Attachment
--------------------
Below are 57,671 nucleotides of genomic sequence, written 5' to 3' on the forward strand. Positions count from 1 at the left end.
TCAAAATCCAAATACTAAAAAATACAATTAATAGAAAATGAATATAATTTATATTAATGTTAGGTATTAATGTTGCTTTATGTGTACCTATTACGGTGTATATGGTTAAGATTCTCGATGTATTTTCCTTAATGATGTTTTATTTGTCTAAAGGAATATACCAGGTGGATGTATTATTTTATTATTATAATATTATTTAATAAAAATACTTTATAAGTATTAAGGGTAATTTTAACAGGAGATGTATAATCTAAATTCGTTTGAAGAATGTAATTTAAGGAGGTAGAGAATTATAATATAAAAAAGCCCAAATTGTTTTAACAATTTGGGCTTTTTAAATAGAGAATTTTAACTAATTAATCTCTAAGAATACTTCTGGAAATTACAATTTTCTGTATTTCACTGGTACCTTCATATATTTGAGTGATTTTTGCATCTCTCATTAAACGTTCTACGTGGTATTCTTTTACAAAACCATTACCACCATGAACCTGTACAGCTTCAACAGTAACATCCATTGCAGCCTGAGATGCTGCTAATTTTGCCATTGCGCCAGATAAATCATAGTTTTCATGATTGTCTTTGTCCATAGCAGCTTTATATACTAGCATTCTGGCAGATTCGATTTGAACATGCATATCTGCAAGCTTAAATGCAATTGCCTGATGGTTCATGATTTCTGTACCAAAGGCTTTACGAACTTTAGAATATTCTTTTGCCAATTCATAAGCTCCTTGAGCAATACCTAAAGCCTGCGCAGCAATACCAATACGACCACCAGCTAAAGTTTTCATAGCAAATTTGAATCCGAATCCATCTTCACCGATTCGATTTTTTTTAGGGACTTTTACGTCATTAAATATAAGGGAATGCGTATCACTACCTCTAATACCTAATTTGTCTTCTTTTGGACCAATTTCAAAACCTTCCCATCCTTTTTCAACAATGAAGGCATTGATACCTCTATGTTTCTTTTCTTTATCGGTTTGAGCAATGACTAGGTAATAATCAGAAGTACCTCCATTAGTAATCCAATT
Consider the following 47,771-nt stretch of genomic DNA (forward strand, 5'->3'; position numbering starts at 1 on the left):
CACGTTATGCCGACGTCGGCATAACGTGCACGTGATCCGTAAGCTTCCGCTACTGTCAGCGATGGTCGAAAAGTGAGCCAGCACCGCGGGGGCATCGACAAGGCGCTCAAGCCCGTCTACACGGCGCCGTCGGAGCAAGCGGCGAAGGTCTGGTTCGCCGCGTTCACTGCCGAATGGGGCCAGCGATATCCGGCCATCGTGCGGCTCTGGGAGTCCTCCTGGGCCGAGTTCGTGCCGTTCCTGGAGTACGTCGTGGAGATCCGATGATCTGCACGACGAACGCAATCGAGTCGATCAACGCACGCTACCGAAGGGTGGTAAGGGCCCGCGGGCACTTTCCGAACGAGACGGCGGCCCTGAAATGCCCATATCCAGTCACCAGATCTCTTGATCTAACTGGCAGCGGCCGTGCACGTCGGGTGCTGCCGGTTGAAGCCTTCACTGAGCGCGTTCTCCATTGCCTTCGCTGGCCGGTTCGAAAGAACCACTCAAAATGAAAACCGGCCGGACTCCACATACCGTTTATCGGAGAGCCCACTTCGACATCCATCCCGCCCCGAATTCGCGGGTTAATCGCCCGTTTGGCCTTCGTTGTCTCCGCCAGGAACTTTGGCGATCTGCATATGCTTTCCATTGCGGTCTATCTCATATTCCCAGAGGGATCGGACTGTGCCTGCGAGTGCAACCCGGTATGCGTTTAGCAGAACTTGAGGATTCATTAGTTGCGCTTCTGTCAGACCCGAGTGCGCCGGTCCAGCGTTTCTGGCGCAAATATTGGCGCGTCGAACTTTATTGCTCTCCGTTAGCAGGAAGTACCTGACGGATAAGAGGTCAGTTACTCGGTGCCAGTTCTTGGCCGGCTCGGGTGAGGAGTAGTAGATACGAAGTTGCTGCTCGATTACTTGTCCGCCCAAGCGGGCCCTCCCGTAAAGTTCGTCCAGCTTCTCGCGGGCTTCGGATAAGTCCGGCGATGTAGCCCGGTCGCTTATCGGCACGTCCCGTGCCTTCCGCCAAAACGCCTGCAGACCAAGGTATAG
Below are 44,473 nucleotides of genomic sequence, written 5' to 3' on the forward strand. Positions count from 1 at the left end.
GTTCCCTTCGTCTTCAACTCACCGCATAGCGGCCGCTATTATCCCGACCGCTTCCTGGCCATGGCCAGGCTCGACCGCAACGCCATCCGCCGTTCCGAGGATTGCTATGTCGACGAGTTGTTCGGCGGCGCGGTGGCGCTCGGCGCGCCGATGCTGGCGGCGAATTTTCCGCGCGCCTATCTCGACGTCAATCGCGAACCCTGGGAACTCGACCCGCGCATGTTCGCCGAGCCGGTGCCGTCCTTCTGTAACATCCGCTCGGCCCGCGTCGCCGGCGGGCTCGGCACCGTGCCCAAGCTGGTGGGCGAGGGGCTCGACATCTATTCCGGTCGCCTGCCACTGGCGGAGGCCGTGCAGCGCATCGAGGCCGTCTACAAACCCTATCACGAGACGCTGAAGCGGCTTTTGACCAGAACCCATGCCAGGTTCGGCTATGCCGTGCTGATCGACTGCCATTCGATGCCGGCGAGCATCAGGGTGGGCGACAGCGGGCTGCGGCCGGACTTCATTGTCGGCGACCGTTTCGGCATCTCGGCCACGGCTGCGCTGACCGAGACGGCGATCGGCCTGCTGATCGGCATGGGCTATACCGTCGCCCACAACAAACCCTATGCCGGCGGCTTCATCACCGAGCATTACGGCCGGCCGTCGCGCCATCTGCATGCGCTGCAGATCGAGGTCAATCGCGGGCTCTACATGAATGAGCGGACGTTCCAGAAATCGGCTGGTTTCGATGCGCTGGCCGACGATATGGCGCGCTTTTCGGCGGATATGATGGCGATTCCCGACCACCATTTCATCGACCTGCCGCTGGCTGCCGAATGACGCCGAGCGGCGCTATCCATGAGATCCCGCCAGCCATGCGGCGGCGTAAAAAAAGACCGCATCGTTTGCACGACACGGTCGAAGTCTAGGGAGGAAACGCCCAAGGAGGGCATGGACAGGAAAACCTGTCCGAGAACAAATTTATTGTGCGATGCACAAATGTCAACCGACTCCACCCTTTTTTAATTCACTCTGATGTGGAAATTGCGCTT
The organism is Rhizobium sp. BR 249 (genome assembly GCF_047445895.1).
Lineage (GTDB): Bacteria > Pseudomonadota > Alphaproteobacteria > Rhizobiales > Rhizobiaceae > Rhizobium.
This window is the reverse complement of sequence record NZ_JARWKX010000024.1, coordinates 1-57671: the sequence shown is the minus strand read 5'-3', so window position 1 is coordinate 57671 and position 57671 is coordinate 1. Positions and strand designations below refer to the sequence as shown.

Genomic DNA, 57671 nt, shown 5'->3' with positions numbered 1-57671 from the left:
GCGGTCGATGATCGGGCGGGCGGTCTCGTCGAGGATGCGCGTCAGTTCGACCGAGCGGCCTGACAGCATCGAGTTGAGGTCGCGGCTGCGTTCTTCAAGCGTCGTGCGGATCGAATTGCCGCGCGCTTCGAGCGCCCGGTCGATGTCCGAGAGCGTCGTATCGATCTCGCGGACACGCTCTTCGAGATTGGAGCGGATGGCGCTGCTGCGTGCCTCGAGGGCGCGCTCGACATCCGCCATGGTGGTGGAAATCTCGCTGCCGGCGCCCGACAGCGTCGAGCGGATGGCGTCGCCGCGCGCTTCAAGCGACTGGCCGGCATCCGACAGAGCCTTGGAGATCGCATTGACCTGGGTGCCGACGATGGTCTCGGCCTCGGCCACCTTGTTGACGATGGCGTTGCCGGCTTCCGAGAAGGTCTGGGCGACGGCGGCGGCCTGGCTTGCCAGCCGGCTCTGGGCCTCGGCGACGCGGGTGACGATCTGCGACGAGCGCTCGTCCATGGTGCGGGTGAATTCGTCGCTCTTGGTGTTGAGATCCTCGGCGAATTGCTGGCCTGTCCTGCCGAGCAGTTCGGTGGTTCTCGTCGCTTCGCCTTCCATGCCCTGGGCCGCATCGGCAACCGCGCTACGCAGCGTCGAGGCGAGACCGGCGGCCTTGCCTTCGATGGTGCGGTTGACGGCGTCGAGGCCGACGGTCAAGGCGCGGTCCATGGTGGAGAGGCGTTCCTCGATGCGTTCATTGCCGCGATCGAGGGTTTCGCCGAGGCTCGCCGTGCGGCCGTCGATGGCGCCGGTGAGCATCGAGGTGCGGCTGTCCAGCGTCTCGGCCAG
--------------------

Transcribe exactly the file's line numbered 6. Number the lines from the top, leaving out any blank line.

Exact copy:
GTTCCCTTCGTCTTCAACTCACCGCATAGCGGCCGCTATTATCCCGACCGCTTCCTGGCCATGGCCAGGCTCGACCGCAACGCCATCCGCCGTTCCGAGGATTGCTATGTCGACGAGTTGTTCGGCGGCGCGGTGGCGCTCGGCGCGCCGATGCTGGCGGCGAATTTTCCGCGCGCCTATCTCGACGTCAATCGCGAACCCTGGGAACTCGACCCGCGCATGTTCGCCGAGCCGGTGCCGTCCTTCTGTAACATCCGCTCGGCCCGCGTCGCCGGCGGGCTCGGCACCGTGCCCAAGCTGGTGGGCGAGGGGCTCGACATCTATTCCGGTCGCCTGCCACTGGCGGAGGCCGTGCAGCGCATCGAGGCCGTCTACAAACCCTATCACGAGACGCTGAAGCGGCTTTTGACCAGAACCCATGCCAGGTTCGGCTATGCCGTGCTGATCGACTGCCATTCGATGCCGGCGAGCATCAGGGTGGGCGACAGCGGGCTGCGGCCGGACTTCATTGTCGGCGACCGTTTCGGCATCTCGGCCACGGCTGCGCTGACCGAGACGGCGATCGGCCTGCTGATCGGCATGGGCTATACCGTCGCCCACAACAAACCCTATGCCGGCGGCTTCATCACCGAGCATTACGGCCGGCCGTCGCGCCATCTGCATGCGCTGCAGATCGAGGTCAATCGCGGGCTCTACATGAATGAGCGGACGTTCCAGAAATCGGCTGGTTTCGATGCGCTGGCCGACGATATGGCGCGCTTTTCGGCGGATATGATGGCGATTCCCGACCACCATTTCATCGACCTGCCGCTGGCTGCCGAATGACGCCGAGCGGCGCTATCCATGAGATCCCGCCAGCCATGCGGCGGCGTAAAAAAAGACCGCATCGTTTGCACGACACGGTCGAAGTCTAGGGAGGAAACGCCCAAGGAGGGCATGGACAGGAAAACCTGTCCGAGAACAAATTTATTGTGCGATGCACAAATGTCAACCGACTCCACCCTTTTTTAATTCACTCTGATGTGGAAATTGCGCTT